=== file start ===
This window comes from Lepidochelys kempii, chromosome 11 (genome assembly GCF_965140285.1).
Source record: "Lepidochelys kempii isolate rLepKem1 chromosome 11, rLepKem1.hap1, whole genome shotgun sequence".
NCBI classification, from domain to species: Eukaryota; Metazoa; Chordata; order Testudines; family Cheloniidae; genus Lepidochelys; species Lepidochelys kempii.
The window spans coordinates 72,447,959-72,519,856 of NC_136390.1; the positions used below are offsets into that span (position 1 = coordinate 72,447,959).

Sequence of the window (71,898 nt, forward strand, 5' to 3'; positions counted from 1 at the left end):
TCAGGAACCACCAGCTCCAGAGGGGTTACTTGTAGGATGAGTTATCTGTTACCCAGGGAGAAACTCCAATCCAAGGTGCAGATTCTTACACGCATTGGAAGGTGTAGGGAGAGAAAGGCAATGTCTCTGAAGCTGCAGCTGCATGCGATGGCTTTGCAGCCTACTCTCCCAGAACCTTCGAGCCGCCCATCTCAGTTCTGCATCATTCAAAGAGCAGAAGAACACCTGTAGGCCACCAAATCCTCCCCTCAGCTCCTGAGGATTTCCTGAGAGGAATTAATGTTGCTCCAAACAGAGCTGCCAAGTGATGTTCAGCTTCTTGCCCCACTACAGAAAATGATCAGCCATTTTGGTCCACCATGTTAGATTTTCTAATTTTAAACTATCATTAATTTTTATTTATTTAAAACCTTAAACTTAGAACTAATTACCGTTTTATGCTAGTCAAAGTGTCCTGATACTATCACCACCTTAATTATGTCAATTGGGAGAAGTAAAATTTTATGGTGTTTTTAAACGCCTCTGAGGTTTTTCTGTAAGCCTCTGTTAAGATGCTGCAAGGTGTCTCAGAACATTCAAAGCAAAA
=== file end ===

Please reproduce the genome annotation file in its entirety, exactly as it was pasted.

This window comes from Lepidochelys kempii, chromosome 11 (genome assembly GCF_965140285.1).
Source record: "Lepidochelys kempii isolate rLepKem1 chromosome 11, rLepKem1.hap1, whole genome shotgun sequence".
NCBI classification, from domain to species: Eukaryota; Metazoa; Chordata; order Testudines; family Cheloniidae; genus Lepidochelys; species Lepidochelys kempii.
The window spans coordinates 72,447,959-72,519,856 of NC_136390.1; the positions used below are offsets into that span (position 1 = coordinate 72,447,959).

Sequence of the window (71,898 nt, forward strand, 5' to 3'; positions counted from 1 at the left end):
TCAGGAACCACCAGCTCCAGAGGGGTTACTTGTAGGATGAGTTATCTGTTACCCAGGGAGAAACTCCAATCCAAGGTGCAGATTCTTACACGCATTGGAAGGTGTAGGGAGAGAAAGGCAATGTCTCTGAAGCTGCAGCTGCATGCGATGGCTTTGCAGCCTACTCTCCCAGAACCTTCGAGCCGCCCATCTCAGTTCTGCATCATTCAAAGAGCAGAAGAACACCTGTAGGCCACCAAATCCTCCCCTCAGCTCCTGAGGATTTCCTGAGAGGAATTAATGTTGCTCCAAACAGAGCTGCCAAGTGATGTTCAGCTTCTTGCCCCACTACAGAAAATGATCAGCCATTTTGGTCCACCATGTTAGATTTTCTAATTTTAAACTATCATTAATTTTTATTTATTTAAAACCTTAAACTTAGAACTAATTACCGTTTTATGCTAGTCAAAGTGTCCTGATACTATCACCACCTTAATTATGTCAATTGGGAGAAGTAAAATTTTATGGTGTTTTTAAACGCCTCTGAGGTTTTTCTGTAAGCCTCTGTTAAGATGCTGCAAGGTGTCTCAGAACATTCAAAGCAAAA